4 Lessons from the Iowa Car Crop Source: Chapter 21, The Armchair Economist, Economics and Everyday Life, Steven E. Landsburg, The Free Press, New York, 1995, p A thing of beauty is a joy forever, and nothing is more beautiful than a succinct and flawless argument. A few lines of reasoning can change the way we see the world. I found one of the most beautiful arguments I know while I was browsing through a textbook written by my friend David Friedman. While the argument may not be original, David's version is so clear, so concise, so incontrovertible, and so delightfully surprising, that I have been unable to resist sharing it with students, relatives, and cocktail party acquaintances at every opportunity. The argument concerns international trade, but its appeal is less in its subject matter than in its irresistible force. David's observation is that there are two technologies for producing automobiles in America. One is to manufacture them in Detroit, and the other is to grow them in Iowa. Everybody knows about the first technology; let me tell you about the second. First, you plant seeds, which are the raw material from which automobiles are constructed. You wait a few months until wheat appears. Then you harvest the wheat, load it onto ships, and sail the ships eastward into the Pacific Ocean. After a few months, the ships reappear with Toyotas on them. International trade is nothing but a form of technology. The fact that there is a place called Japan, with people and factories, is quite irrelevant to Americans' well-being. To analyze trade policies, we might as well assume that Japan is a giant machine with mysterious inner workings that convert wheat into cars. Any policy designed to favor the first American technology over the second is designed to favor American auto producers in Detroit over American auto producers in Iowa. A tax or ban on "imported" automobiles is a tax or ban on Iowa-grown automobiles. If you protect Detroit carmakers from competition, then you must damage Iowa farmers, because Iowa farmers are the competition. The task of producing a given fleet of cars can be allocated between Detroit and Iowa in a variety of ways. A competitive price system selects the allocation that minimizes total production cost.* It would be unnecessarily expensive to manufacture all cars in Detroit, unnecessarily expensive to grow all cars in Iowa, and unnecessarily expensive to use the two production processes in anything other than the natural ratio that emerges as a result of competition. That means that protection for Detroit does more than just transfer income from farmers to autoworkers. It also raises the total cost of providing Americans with a given number of automobiles. The efficiency loss comes with no offsetting gain; it impoverishes the nation as a whole. There is much talk about improving the efficiency of American car manufacturing. When you have two ways to make a car, the road to efficiency is to use both in optimal proportions. The last thing you should want to do is to artificially hobble one of your production technologies. It is sheer superstition to think that an Iowa- grown Camry is any less "American" than a Detroit-built Taurus. Policies rooted in superstition do not frequently bear efficient fruit. In 1817, David Ricardo – the first economist to think with the precision, though not the language, of pure mathematics--laid the foundation for all future thought about international trade. In the intervening 150 years, his theory has been much elaborated but its foundations remain as firmly established as anything in economics. Trade theory predicts first that if you protect American producers in one industry from foreign competition, then you must damage American producers in other industries. It predicts second that if you protect American producers in one industry from foreign competition, there must be a net loss in economic efficiency. Ordinarily, textbooks establish these propositions through graphs, equations and intricate reasoning. The little story I learned from David Friedman makes the same propositions blindingly obvious with a single compelling metaphor. That is economics at its best. *This assertion is true, but not obvious. Individual producers care about their individual profits, not about economywide costs. It is something of a miracle that individual selfish decisions must lead to a collectively efficient outcome.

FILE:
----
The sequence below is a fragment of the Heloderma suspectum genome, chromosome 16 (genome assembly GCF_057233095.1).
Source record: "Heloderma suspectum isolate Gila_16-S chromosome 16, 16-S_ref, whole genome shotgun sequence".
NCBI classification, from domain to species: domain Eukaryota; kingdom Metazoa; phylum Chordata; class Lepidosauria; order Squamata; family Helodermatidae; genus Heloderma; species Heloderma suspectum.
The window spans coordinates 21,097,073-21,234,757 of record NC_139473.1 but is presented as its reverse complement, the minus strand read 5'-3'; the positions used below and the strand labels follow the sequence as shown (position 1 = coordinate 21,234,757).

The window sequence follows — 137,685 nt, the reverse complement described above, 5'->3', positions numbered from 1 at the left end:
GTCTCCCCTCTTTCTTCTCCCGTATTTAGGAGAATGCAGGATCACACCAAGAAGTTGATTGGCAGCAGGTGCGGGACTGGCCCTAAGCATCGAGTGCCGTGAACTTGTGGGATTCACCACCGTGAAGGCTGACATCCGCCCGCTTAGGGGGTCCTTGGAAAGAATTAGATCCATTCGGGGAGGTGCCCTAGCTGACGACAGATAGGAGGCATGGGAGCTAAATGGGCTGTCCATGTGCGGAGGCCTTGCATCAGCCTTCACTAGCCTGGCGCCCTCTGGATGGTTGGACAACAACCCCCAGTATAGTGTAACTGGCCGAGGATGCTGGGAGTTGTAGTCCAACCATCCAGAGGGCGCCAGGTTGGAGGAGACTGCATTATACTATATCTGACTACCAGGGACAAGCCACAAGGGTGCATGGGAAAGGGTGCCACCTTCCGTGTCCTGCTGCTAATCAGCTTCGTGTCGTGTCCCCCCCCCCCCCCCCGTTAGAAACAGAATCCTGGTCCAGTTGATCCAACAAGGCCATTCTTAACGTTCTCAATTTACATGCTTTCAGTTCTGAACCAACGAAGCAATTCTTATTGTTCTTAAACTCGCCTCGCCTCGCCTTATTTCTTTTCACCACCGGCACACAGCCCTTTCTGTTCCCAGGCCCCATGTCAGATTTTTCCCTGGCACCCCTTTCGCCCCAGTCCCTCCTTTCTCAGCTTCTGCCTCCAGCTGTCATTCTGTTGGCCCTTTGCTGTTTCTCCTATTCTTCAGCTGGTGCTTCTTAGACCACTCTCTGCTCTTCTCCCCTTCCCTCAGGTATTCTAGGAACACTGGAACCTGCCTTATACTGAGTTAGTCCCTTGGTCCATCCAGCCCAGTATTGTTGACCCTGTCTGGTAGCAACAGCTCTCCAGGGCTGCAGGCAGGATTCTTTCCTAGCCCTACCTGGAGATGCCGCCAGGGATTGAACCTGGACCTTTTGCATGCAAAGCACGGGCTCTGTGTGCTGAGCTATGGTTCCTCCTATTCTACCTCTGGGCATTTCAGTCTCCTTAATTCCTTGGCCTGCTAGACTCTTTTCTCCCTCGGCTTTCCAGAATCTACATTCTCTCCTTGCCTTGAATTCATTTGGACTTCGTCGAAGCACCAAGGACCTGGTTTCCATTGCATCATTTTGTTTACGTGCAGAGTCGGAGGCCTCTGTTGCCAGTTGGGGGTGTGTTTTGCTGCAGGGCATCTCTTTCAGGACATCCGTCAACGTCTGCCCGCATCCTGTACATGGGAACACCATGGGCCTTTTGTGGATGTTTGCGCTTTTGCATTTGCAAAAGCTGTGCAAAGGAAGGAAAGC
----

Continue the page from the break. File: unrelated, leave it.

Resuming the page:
5 What markets do The natural effort of every individual to better his own condition is so powerful that it is alone, and without any assistance, not only capable of carrying on the society to wealth and prosperity, but of surmounting a hundred impertinent obstructions with which the folly of human laws too often encumbers its operations. Adam Smith